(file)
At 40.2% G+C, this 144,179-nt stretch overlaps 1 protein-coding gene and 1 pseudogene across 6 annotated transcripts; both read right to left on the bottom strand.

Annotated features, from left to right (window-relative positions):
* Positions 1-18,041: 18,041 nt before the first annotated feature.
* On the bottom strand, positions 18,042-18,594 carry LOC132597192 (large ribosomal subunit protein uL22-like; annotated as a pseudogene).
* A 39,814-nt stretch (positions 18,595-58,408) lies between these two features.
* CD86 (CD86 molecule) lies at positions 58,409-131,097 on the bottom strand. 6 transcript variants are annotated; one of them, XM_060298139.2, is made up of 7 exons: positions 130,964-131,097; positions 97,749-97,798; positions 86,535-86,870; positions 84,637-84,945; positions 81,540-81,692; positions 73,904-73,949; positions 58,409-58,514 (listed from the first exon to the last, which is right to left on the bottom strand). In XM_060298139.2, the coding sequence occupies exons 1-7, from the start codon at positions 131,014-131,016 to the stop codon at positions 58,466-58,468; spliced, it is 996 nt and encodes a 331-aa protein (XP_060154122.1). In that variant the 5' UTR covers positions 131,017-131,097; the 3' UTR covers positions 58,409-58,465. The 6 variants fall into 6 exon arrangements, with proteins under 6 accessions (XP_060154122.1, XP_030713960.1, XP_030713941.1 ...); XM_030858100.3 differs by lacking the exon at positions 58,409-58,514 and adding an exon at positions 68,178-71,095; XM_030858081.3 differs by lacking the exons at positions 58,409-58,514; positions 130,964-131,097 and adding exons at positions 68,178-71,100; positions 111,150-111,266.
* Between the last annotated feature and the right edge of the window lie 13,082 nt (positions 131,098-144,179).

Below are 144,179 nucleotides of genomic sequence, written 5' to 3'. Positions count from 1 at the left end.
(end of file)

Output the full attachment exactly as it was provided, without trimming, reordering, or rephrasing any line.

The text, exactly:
At 40.2% G+C, this 144,179-nt stretch overlaps 1 protein-coding gene and 1 pseudogene across 6 annotated transcripts; both read right to left on the bottom strand.

Annotated features, from left to right (window-relative positions):
* Positions 1-18,041: 18,041 nt before the first annotated feature.
* On the bottom strand, positions 18,042-18,594 carry LOC132597192 (large ribosomal subunit protein uL22-like; annotated as a pseudogene).
* A 39,814-nt stretch (positions 18,595-58,408) lies between these two features.
* CD86 (CD86 molecule) lies at positions 58,409-131,097 on the bottom strand. 6 transcript variants are annotated; one of them, XM_060298139.2, is made up of 7 exons: positions 130,964-131,097; positions 97,749-97,798; positions 86,535-86,870; positions 84,637-84,945; positions 81,540-81,692; positions 73,904-73,949; positions 58,409-58,514 (listed from the first exon to the last, which is right to left on the bottom strand). In XM_060298139.2, the coding sequence occupies exons 1-7, from the start codon at positions 131,014-131,016 to the stop codon at positions 58,466-58,468; spliced, it is 996 nt and encodes a 331-aa protein (XP_060154122.1). In that variant the 5' UTR covers positions 131,017-131,097; the 3' UTR covers positions 58,409-58,465. The 6 variants fall into 6 exon arrangements, with proteins under 6 accessions (XP_060154122.1, XP_030713960.1, XP_030713941.1 ...); XM_030858100.3 differs by lacking the exon at positions 58,409-58,514 and adding an exon at positions 68,178-71,095; XM_030858081.3 differs by lacking the exons at positions 58,409-58,514; positions 130,964-131,097 and adding exons at positions 68,178-71,100; positions 111,150-111,266.
* Between the last annotated feature and the right edge of the window lie 13,082 nt (positions 131,098-144,179).

Below are 144,179 nucleotides of genomic sequence, written 5' to 3'. Positions count from 1 at the left end.